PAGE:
ST. PETERSBURG, Fla. (WFLA) — David Gunter was taking his daily stroll through North Shore Park Sunday morning when he found something he said he was never prepared for.

Gunter said he found a dead dolphin washed ashore on Vinoy Beach. He snapped a picture of the animal and says tears began to flow.

“I just said a prayer and shed several tears,” Gunter said. “Everyone was very solemn. It was just very hurtful.”

Now he wants to know if red tide played a cause in the dolphins’ death.

8 On Your Side reached out to Florida Fish and Wildlife, who said they’re working to find that out.

FWC tells 8 On Your Side the dolphin carcass is currently at FWC’s Marine Mammal Pathobiology Laboratory in south St. Petersburg.

No one from FWC was available to speak on-camera, but they sent us this statement:

Sunday, June 27th at approximately 8:30 a.m., the Florida Fish and Wildlife conservation commission (FWC) received a report of a deceased beached dolphin located near Beach Dr. NE and 11th Ave. NE in St. Petersburg. An FWC biologist responded to the scene and collected the deceased dolphin for examination. At this time we cannot provide the dolphin’s cause of death.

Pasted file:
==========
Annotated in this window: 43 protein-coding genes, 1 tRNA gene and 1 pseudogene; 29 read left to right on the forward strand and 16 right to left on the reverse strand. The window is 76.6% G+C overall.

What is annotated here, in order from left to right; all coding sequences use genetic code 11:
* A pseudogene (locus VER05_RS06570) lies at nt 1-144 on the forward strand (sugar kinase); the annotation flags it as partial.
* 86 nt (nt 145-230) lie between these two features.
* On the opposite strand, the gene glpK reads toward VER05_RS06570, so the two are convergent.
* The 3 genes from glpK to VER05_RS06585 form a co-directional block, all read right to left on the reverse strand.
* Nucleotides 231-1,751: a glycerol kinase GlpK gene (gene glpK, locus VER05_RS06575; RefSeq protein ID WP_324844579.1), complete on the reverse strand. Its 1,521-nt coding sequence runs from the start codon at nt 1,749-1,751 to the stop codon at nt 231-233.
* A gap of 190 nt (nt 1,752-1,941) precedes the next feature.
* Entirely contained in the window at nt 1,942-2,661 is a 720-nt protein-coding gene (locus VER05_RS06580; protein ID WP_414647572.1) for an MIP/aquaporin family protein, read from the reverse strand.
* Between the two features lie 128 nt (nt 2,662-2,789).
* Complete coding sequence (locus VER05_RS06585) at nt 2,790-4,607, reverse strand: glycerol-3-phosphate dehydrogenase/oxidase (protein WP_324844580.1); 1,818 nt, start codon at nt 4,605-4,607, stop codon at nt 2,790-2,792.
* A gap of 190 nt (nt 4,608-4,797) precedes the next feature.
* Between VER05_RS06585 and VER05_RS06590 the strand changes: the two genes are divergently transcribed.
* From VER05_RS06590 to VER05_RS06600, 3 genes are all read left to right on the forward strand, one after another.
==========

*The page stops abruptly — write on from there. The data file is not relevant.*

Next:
Florida Fish and Wildlife

They said those tests are still underway to figure out the cause of death.

According to the National Oceanic and Atmospheric Administration, red tide can affect the central nervous system of fish and other vertebrates, such as dolphins, manatees, and birds, causing the animals to become sick and die.

Gunter said if red tide is the culprit, more taxpayer dollars should be poured into the water and saving sea life.

“It’s heartbreaking, it’s just heartbreaking,” Gunter said about the situation as he continued pointing to the water “I mean that’s beautiful. That’s a gift. Those animals out there, they’re a gift.”

According to FWC the dolphin’s body is badly decomposed, it may not be possible to find out the dolphin’s cause of death.

8 on your side asked FWC how many dolphin exams they’ve done this year and how many died from red tide? They referred us to NOAA for answers, who said they don’t have those updated numbers and the information is not part of the required reported data.

Gunter said he thinks something’s fishy. “I’m questioning the truth, we can’t get the truth,” Gunter said.

Dead marine mammals can be reported directly to FWC’s Dispatch at 888-404-3922, extension #7.